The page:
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When to re-integrate hen and her chicks

Discussion in 'Managing Your Flock' started by marymac, Apr 24, 2009.

  1. marymac

    marymac Songster

    Jul 12, 2008
    Northeast Ohio
    My chicks will be 3 wk. this coming Monday. So far the mommy is still with them in the brooding pen. I was wondering about when and how to put them all together in the coop. Brooding pen is inside the coop so they have all been together only separated. Will the bigger hens pick on the babies or can mom defend them. She is a little silky but is pretty fiesty.

  2. marymac

    marymac Songster

    Jul 12, 2008
    Northeast Ohio
    Any one have any ideas?
  3. Glenda L Heywood

    Glenda L Heywood Songster

    Apr 11, 2009
    generally hens kill newhatched chicks
    but since the hen is with them they might get along okay with the other hens
    since they have been in same area seeing each other
    I doubt that if the hens attack the chicks they will do one one one
    more like several from several different dirrections
    so it may be necessary for you to let the hen and chicks wait till they are 4 months old or older to intigrate them
  4. cgmccary

    cgmccary Songster

    Sep 14, 2007
    NE Alabama
    For what it is worth:

    I have this dilemma from year to year. I have never had a problem with adult hens killing or even bothering chicks-- all the hens completely ignore the chicks (at least mine do)-- I understand all flocks are different, this is just my experience-- instead, it is the mother hen fighting the other hens that is usually the problem (mother hens will do this even though no other hen is showing ANY interest in her chicks whatsoever--) the chicks are real fast too-- they stay out of the way.

    Each year, I let a couple of hens hatch a clutch and raise them. One time (last year), I let a hen brood them in the main run with all the other adult birds from Day 1. It matters the "rank" of the hen. It matters the breeds you keep. My other hens were a bunch of Buckeye hens and 1 Buff Orp; they are pretty mild & never have I observed them in a "killer mode" (I realize this could all change one day). This particular mother hen, though my ONLY bantam, was an OEG and kept all the hens away from her chicks, but she wasn't overly aggressive. The hens all learned just to keep a short distance from the chicks & peace was maintained. Also, I had lots of room in my run. It was only when mother hen weaned them that the young chicks got run around by the other hens.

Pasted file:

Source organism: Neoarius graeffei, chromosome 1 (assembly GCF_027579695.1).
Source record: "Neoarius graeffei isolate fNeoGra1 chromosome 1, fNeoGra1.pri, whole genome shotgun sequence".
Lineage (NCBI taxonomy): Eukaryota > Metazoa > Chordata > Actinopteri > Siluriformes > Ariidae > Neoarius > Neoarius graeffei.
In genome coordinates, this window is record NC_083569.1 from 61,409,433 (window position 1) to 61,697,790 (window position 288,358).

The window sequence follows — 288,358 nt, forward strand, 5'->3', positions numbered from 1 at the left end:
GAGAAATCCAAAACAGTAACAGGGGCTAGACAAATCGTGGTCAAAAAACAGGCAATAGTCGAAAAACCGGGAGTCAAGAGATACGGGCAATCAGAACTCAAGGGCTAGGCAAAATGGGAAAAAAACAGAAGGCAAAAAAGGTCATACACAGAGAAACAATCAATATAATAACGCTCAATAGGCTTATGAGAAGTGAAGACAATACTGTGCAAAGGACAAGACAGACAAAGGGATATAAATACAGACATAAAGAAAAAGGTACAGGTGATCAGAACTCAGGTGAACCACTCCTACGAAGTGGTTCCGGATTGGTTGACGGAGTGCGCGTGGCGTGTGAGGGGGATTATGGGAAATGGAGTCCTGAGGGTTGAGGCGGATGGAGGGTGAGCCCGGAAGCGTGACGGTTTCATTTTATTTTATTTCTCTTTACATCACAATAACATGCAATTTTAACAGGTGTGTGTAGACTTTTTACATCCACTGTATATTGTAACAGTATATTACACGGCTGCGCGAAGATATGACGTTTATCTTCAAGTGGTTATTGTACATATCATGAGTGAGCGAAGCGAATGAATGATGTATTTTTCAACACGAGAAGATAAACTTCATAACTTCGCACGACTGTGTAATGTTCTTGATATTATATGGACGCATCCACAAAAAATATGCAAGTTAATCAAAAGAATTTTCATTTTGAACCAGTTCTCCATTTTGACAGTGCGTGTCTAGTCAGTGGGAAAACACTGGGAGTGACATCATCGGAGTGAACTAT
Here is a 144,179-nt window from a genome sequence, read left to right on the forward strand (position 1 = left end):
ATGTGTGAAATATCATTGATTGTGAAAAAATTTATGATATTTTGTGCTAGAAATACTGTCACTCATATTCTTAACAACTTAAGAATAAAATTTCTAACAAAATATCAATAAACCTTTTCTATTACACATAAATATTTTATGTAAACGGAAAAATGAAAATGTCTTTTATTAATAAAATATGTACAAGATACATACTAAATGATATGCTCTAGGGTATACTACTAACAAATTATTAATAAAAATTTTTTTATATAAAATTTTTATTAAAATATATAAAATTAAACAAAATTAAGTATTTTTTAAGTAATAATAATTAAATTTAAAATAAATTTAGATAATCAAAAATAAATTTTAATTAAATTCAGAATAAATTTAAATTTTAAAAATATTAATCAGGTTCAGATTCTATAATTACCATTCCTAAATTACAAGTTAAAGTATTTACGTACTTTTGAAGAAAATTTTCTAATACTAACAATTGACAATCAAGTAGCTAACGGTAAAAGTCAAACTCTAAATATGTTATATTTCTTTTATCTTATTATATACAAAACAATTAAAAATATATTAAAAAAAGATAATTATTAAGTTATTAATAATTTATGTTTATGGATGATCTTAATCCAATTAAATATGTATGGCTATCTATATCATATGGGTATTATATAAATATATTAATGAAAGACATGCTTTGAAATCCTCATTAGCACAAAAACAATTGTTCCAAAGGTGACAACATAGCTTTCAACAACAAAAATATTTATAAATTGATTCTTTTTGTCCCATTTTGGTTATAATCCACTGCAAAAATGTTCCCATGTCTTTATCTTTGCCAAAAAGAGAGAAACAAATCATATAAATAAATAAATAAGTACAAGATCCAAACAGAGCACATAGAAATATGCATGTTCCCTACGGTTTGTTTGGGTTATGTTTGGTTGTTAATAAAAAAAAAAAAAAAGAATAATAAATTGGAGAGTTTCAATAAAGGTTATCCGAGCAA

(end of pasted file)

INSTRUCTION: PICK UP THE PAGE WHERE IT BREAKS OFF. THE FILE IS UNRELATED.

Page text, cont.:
Also, in the past, I have had brood pens within the main run where the chicks could squeeze out but mother hen could not follow them-- the chicks ran out with ALL the other adult birds continuously & would run back when the mother hen called them or to get warm. The other hens paid the chicks no mind.

    This year, as in the past, I had things split up so I currently have two hens (1 Buckeye & the old OEG Bantam) with chicks, 7 & 5, respectively & they are in brood pens separate and the chicks can't get out. I tried letting the OEG out with her 3 week olds but the Buckeye hens & the little OEG fought (and I was afraid they'd crush her and even though I know she would have fought to the death, I wasn't going to allow it to happen) so back in the brood pen they went. All I can tell you is: if you decide to do it earlier than the 4 months suggested (or you have to for other reasons), make sure there is plenty of room for mother & chicks to escape & get to themselves AND make sure you are out there for a couple of hours watching things-- this is what I have always done in the past.

    Just as a side note: I have always been amazed at how particular we are at keeping our chicks in heated brooders (& my favorite, no drafts), but I have had mother hens out in the worst elements, cold (30s) & very windy (an icy wind), storming & there are newly hatched chicks running with their mother like little bugs & doin fine. I've watched them, worried, many times-- but I find the mother hen seems to "know" that they need covering and warmed up, takes out of the storm, etc.
  5. marymac

    marymac Songster

    Jul 12, 2008
    Northeast Ohio
    So if I keep the chicks in their own separate pen, when do I remove the momma?
  6. Ridgerunner

    Ridgerunner Free Ranging

    Feb 2, 2009
    Southeast Louisiana
    cgmccary gives excellent advice. As long as mama has enough room to work with, she will defend her chicks until they can take care of themselves. And if the chicks are raised with the flock, major integration issues are already taken care of. There can always be an exception, but you generally have no major problems if mama has enough room.

    The chicks will be OK after they fully feather out, usually 4 to 5 weeks. When mama stops keeping them warm and stops taking care of them, it is time to pull her out.

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